Medical Qualifications

Mr Simon Marsh is a prize winning Cambridge graduate. He trained at Trinity College, Cambridge and The Clinical School, Addenbrooke’s Hospital, Cambridge. He is one of the few students to have been awarded the William Harvey Studentship two years running. He qualified in 1987, having been awarded a BA in 1985. He was granted an MA in 1992 and was made a Fellow of the Royal College of Surgeons of England in 1992. He was awarded an MD by the University of Cambridge in 1996 and in the same year received the Intercollegiate Fellowship in General surgery. 

Medical Training and Experience

Mr Marsh was appointed a consultant in Colchester in 1999 and joined The London Breast Clinic at 108 Harley Street the same year. He is now Lead Clinician at the Colchester Breast Unit and he divides his time equally between the NHS and The London Breast Clinic. He maintains an active interest in research and is an Honorary Senior Lecturer at Essex University where he has been responsible for setting up the Essex University MD programme for surgeons in training.  He is involved in the treatment of over 400 breast cancer patients each year.

Acknowledged internationally as a leading expert in breast cancer, Mr Marsh provides his Harley Street patients with the benefit of the latest treatment approaches and works with a multidisciplinary team of other breast cancer experts including Clinical Genetic Oncologists, Radiologists and Oncologists.


Treatment options

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Articles written by Mr Simon Marsh

Types of Groin Injury and when Surgery is Indicated

Groin Injuries A groin tear can be hugely painful and there is often confusion caused by the varying medical terminology. A groin tear syndrome is often referred to as Gilmore's Groin, however, the names or diagnostic terminology may also include the following types of terms: Groin disruption Inguinal disruption Sportsman's hernia Inguinal related groin pain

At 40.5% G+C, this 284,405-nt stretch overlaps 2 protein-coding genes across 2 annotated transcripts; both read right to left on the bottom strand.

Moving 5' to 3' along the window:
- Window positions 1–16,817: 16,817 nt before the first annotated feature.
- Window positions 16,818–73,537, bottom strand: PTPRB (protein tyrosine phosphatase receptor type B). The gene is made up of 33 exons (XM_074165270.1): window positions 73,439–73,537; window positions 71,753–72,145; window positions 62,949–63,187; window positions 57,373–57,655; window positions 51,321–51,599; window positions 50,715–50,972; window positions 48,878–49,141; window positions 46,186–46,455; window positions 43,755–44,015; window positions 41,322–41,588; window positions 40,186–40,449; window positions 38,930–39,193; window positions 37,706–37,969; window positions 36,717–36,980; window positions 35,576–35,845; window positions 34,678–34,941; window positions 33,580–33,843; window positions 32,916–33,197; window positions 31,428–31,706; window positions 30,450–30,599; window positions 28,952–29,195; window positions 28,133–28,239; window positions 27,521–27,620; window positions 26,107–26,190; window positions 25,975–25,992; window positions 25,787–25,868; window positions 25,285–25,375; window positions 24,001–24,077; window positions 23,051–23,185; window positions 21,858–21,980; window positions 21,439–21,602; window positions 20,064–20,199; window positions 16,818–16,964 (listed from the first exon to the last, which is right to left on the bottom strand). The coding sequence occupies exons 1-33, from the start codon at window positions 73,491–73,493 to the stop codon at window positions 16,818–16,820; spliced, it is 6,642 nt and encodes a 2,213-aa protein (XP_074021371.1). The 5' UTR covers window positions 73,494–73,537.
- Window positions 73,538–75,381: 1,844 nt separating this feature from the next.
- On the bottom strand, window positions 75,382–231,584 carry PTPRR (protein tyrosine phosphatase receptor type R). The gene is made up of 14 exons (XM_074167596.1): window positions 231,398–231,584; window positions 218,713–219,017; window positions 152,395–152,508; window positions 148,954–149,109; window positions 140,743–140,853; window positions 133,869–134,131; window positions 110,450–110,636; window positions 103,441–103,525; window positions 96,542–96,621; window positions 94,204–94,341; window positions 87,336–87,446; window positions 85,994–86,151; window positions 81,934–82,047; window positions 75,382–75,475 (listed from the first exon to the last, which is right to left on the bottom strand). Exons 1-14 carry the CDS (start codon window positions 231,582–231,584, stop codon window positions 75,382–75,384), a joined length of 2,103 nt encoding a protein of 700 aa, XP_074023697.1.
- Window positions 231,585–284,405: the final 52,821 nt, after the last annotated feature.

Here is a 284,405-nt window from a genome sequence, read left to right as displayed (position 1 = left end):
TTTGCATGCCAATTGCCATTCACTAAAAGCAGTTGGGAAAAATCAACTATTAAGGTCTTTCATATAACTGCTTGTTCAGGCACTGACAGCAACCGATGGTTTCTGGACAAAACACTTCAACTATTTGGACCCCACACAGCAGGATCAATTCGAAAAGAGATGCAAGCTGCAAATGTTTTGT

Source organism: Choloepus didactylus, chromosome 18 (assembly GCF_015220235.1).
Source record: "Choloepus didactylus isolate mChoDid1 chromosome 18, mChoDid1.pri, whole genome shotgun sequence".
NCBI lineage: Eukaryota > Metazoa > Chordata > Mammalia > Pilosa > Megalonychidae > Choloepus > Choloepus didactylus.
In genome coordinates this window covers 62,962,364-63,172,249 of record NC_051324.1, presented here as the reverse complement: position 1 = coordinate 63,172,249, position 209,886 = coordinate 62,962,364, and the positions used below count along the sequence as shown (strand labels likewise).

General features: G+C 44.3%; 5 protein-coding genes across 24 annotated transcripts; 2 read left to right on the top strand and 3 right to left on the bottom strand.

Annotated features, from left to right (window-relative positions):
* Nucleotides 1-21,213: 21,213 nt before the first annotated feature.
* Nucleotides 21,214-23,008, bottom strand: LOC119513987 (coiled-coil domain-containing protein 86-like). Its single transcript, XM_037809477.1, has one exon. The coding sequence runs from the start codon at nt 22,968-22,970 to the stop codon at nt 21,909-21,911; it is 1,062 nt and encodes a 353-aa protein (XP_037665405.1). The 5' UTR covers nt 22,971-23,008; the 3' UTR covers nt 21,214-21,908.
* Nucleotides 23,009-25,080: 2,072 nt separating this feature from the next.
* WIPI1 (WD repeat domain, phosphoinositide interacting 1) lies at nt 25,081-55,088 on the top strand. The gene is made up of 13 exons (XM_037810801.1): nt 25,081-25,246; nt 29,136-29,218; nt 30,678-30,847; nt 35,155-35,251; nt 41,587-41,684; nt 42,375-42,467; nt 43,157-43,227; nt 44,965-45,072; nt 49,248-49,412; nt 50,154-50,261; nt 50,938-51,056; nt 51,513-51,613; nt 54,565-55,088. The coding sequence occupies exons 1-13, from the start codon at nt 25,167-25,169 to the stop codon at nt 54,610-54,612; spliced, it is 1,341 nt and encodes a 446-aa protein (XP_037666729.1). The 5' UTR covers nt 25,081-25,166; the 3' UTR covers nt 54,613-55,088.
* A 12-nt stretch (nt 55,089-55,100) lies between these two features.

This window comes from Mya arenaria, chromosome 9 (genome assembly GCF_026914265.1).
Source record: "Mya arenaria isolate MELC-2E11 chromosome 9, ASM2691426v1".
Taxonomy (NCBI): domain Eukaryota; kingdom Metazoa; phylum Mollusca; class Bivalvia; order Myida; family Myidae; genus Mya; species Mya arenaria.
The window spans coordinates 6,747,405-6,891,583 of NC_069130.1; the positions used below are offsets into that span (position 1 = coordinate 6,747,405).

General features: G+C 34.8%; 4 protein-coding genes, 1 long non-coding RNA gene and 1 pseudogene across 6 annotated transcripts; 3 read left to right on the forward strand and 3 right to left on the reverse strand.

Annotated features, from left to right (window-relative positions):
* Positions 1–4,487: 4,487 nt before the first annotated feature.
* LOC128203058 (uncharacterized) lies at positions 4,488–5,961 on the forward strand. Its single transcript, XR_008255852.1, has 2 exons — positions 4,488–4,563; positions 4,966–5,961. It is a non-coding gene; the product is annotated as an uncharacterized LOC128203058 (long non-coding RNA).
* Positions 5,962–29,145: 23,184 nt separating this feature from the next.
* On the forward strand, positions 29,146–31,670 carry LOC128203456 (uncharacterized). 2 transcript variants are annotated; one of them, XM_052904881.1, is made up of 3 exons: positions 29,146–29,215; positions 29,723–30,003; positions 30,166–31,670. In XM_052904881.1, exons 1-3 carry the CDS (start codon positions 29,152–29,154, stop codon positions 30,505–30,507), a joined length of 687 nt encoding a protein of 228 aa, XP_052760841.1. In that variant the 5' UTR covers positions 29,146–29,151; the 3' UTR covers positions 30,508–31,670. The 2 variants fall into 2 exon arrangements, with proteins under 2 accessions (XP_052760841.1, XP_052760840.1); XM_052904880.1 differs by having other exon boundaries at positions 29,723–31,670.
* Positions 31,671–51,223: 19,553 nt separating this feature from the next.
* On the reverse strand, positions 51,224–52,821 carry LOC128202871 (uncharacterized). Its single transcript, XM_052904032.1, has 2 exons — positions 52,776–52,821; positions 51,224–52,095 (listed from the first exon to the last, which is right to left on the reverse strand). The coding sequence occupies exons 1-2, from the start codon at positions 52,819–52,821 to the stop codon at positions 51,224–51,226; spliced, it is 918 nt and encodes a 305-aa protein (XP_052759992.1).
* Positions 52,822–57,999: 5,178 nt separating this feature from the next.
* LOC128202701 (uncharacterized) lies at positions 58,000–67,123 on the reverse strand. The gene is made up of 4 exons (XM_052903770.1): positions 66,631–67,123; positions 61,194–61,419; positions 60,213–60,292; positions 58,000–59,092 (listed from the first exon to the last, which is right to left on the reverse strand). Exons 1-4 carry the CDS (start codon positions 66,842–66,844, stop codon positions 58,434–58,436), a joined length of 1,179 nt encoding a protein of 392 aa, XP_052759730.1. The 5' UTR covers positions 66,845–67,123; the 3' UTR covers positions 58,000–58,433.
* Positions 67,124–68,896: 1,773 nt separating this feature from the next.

Why do Patients with Breast Cancer need Gene Testing?

Why Breast Cancer Patients, and their Relatives benefit from Genetic Testing Most patients with estrogen receptor-positive and Her2/neu-negative breast tumours, even if the abnormal, uncotrolled growth has infiltrated the lymphatic system have an excellent prognosistic outcome. The EndoPredict test identifies those patients who are at low risk for tumour re-occurrence. What this means is that many patients can avoid unnecessary toxic therapy, and have the knowledge that they are sufficiently treated with a five-year anti-hormonal therapy requiring no extended therapy.

Breast Cancer FAQs

This article by an acknowledged breast cancer expert answers the questions that are most frequently asked about breast cancer. These include questions about the causes, symptoms, diagnosis and treatment of breast cancer. 

I have a lump in my breast. How will the cause be diagnosed?

It is completely understandable that you will be worried about the possibility of cancer if you have found a lump in your breast, but remember; most breast lumps are not cancer. The most likely cause for a lump depends on your age. 

I’ve been told I have breast cancer. What treatment will I have?

This article discusses the different types of treatment for breast cancer and explains how breast cancer treatment is tailored.

I’ve been told I have a benign breast lump. What should I do?

The majority of lumps in the breast are benign, which means that they are not caused by cancer. This article outlines the different type of benign breast lump that can occur and explains whether any treatment is necessary.